In both municipalities, respondents report less predictable weather patterns due to increased annual and daily weather variability (Savukoski 15.3%, n = 85; Jokkmokk 27.9%, n = 43). Most commonly, the variability has been observed in the winter—and in Jokkmokk also in the spring temperatures—as several respondents refer to low temperatures changing within a few days to plus degrees and back. Also, the amount of snow is reported to differ considerably between years. One respondent refers to an old Finnish saying that “winters are not brothers alike” (70-year-old man, Savukoski), meaning that even in the past winter conditions have varied. Spatially, changes in weather, ice, and snow are predominantly reported near the municipal settlements, but are also depicted to cover the whole municipality (see Supplementary Material 3). Regional climate measurements show large interannual variability in climate indices in Northern Finland and Northern Sweden (SMHI 2015; Rasmus et al. 2020b). Changes in weather variability or daily weather persistence have been studied very little (Rasmus et al. 2020b); however, local perceptions of increased variability in weather, especially in summer and winter, have been reported in some studies in Northern Finland (Markkula et al. 2019; Rasmus et al. 2020b).

In both municipalities, some respondents (Savukoski 9.4%; Jokkmokk 20.9%) perceive windiness to have increased in general and a few respondents note that wind blows nowadays unusually even during the cold periods of winter. In a study of Northern Sweden, increased seasonal mean wind speed trend has been detected for 1956–2013 (Minola et al. 2016). In studies of Northern Finland, in contrast, a decrease in mean wind speeds or no significant change was detected in records dating since late 1970s (Laapas and Venäläinen 2017; Gregow et al. 2021).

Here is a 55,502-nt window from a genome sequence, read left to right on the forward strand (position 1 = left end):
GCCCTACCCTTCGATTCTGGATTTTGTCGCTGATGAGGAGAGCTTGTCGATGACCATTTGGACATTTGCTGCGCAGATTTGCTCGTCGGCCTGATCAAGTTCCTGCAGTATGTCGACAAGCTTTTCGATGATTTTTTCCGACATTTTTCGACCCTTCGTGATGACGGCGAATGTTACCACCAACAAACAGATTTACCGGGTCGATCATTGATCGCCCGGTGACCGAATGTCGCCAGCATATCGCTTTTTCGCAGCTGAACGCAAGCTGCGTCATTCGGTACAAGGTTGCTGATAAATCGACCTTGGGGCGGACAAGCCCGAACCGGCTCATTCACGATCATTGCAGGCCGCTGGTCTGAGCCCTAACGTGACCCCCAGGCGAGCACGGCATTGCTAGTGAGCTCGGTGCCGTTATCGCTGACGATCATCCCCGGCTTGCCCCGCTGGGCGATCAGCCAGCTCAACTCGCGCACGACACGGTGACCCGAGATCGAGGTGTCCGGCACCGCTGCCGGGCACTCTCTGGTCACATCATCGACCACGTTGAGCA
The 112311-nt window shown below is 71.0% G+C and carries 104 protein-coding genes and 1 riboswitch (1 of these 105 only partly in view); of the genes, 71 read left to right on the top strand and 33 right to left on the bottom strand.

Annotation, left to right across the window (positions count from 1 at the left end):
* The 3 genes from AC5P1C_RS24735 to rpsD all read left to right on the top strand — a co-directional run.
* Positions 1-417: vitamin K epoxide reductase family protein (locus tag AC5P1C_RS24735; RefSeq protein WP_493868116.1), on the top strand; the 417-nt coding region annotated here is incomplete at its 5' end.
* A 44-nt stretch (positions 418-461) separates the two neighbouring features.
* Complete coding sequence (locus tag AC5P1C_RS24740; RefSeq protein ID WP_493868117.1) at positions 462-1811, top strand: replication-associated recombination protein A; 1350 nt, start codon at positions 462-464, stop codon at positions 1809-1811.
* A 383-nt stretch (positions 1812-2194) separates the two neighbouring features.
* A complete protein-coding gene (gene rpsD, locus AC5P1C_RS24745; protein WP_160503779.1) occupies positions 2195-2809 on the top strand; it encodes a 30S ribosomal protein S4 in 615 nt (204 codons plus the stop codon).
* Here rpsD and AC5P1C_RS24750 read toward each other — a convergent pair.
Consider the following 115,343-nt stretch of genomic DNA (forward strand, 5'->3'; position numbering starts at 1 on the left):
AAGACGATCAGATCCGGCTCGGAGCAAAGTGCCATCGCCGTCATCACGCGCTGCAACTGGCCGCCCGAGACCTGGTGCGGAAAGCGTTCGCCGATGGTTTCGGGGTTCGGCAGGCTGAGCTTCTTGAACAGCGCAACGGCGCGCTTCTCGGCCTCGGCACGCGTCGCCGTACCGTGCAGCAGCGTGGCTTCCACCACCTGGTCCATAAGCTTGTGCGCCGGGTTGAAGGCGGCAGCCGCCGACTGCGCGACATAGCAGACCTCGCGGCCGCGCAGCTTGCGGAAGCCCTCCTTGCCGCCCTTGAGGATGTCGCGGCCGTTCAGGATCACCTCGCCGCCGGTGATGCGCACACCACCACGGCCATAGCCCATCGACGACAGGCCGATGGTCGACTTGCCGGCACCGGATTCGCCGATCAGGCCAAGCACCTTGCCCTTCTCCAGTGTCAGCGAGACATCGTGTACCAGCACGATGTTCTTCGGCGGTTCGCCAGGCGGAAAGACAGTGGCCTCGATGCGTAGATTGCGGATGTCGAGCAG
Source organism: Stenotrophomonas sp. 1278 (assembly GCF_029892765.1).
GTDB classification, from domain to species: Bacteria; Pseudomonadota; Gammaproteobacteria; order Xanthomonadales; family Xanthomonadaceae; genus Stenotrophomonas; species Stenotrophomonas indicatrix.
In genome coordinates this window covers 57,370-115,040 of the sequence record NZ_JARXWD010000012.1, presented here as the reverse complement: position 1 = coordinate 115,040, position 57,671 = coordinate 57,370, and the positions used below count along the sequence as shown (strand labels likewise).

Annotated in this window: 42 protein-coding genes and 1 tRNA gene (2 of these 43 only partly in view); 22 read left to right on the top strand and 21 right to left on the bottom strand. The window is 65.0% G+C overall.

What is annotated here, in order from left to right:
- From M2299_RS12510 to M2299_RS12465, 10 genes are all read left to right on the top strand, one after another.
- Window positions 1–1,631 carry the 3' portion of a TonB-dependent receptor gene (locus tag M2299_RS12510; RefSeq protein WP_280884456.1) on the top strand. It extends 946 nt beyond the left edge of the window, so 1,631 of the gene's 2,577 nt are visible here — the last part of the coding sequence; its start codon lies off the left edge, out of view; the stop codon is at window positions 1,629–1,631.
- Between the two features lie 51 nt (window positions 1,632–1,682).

In Savukoski, autumns are noted to have become warmer and snow cover and proper ice on lakes and rivers forming later (16.5% of respondents): “Autumns are clearly warmer than before, there are fewer crisp autumn days, less sunny frost days and more often warm, foggy and rainy. You notice it when you’re hunting, you’ve had to change your clothes and the dog is sweltering.” (48-year-old woman, Savukoski); “In the beginning of the 90s, one could travel on a sled along the river ice already towards the end of November, in recent years it has not been possible to go on the river ice before the end of December/January.” (47-year-old woman, Savukoski). Similar observations were reported by 16.3% of respondents in Jokkmokk describing warmer and longer autumn seasons. In the area close to Savukoski, no significant change in autumn mean temperatures has been detected but the number of autumn frost days has decreased in the past century, whereas in Northern Sweden, a warming trend in autumn mean temperatures has been recorded (SMHI 2015; Kivinen et al. 2017).